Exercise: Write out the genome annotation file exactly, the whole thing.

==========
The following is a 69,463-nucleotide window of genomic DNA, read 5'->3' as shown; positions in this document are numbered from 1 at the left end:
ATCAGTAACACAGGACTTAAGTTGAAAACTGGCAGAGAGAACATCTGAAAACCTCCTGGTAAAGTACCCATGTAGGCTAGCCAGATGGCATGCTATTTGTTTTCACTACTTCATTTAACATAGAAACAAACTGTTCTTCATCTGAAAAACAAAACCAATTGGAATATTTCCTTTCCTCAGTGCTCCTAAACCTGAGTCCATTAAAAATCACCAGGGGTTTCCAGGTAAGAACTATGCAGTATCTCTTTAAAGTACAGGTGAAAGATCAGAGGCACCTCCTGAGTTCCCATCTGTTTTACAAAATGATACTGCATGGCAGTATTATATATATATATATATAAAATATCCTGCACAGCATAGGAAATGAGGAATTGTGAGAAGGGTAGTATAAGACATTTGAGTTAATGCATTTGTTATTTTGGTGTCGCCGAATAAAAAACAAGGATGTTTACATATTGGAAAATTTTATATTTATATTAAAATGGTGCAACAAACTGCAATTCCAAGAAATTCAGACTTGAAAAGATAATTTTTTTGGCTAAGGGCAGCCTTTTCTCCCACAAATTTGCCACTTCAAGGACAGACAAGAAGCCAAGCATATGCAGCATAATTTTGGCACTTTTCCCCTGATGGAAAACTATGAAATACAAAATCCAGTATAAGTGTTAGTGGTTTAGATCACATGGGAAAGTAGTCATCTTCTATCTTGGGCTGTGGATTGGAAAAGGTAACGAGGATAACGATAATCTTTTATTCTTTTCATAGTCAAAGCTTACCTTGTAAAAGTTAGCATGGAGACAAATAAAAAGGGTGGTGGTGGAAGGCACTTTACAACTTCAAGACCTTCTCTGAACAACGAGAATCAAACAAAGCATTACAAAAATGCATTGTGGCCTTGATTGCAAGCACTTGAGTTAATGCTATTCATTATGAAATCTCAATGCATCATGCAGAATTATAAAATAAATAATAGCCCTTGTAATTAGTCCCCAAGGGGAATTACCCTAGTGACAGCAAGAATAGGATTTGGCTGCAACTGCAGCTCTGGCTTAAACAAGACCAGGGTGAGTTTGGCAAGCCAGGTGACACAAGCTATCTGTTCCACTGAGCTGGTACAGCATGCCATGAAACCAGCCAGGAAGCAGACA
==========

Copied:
The following is a 69,463-nucleotide window of genomic DNA, read 5'->3' as shown; positions in this document are numbered from 1 at the left end:
ATCAGTAACACAGGACTTAAGTTGAAAACTGGCAGAGAGAACATCTGAAAACCTCCTGGTAAAGTACCCATGTAGGCTAGCCAGATGGCATGCTATTTGTTTTCACTACTTCATTTAACATAGAAACAAACTGTTCTTCATCTGAAAAACAAAACCAATTGGAATATTTCCTTTCCTCAGTGCTCCTAAACCTGAGTCCATTAAAAATCACCAGGGGTTTCCAGGTAAGAACTATGCAGTATCTCTTTAAAGTACAGGTGAAAGATCAGAGGCACCTCCTGAGTTCCCATCTGTTTTACAAAATGATACTGCATGGCAGTATTATATATATATATATATAAAATATCCTGCACAGCATAGGAAATGAGGAATTGTGAGAAGGGTAGTATAAGACATTTGAGTTAATGCATTTGTTATTTTGGTGTCGCCGAATAAAAAACAAGGATGTTTACATATTGGAAAATTTTATATTTATATTAAAATGGTGCAACAAACTGCAATTCCAAGAAATTCAGACTTGAAAAGATAATTTTTTTGGCTAAGGGCAGCCTTTTCTCCCACAAATTTGCCACTTCAAGGACAGACAAGAAGCCAAGCATATGCAGCATAATTTTGGCACTTTTCCCCTGATGGAAAACTATGAAATACAAAATCCAGTATAAGTGTTAGTGGTTTAGATCACATGGGAAAGTAGTCATCTTCTATCTTGGGCTGTGGATTGGAAAAGGTAACGAGGATAACGATAATCTTTTATTCTTTTCATAGTCAAAGCTTACCTTGTAAAAGTTAGCATGGAGACAAATAAAAAGGGTGGTGGTGGAAGGCACTTTACAACTTCAAGACCTTCTCTGAACAACGAGAATCAAACAAAGCATTACAAAAATGCATTGTGGCCTTGATTGCAAGCACTTGAGTTAATGCTATTCATTATGAAATCTCAATGCATCATGCAGAATTATAAAATAAATAATAGCCCTTGTAATTAGTCCCCAAGGGGAATTACCCTAGTGACAGCAAGAATAGGATTTGGCTGCAACTGCAGCTCTGGCTTAAACAAGACCAGGGTGAGTTTGGCAAGCCAGGTGACACAAGCTATCTGTTCCACTGAGCTGGTACAGCATGCCATGAAACCAGCCAGGAAGCAGACA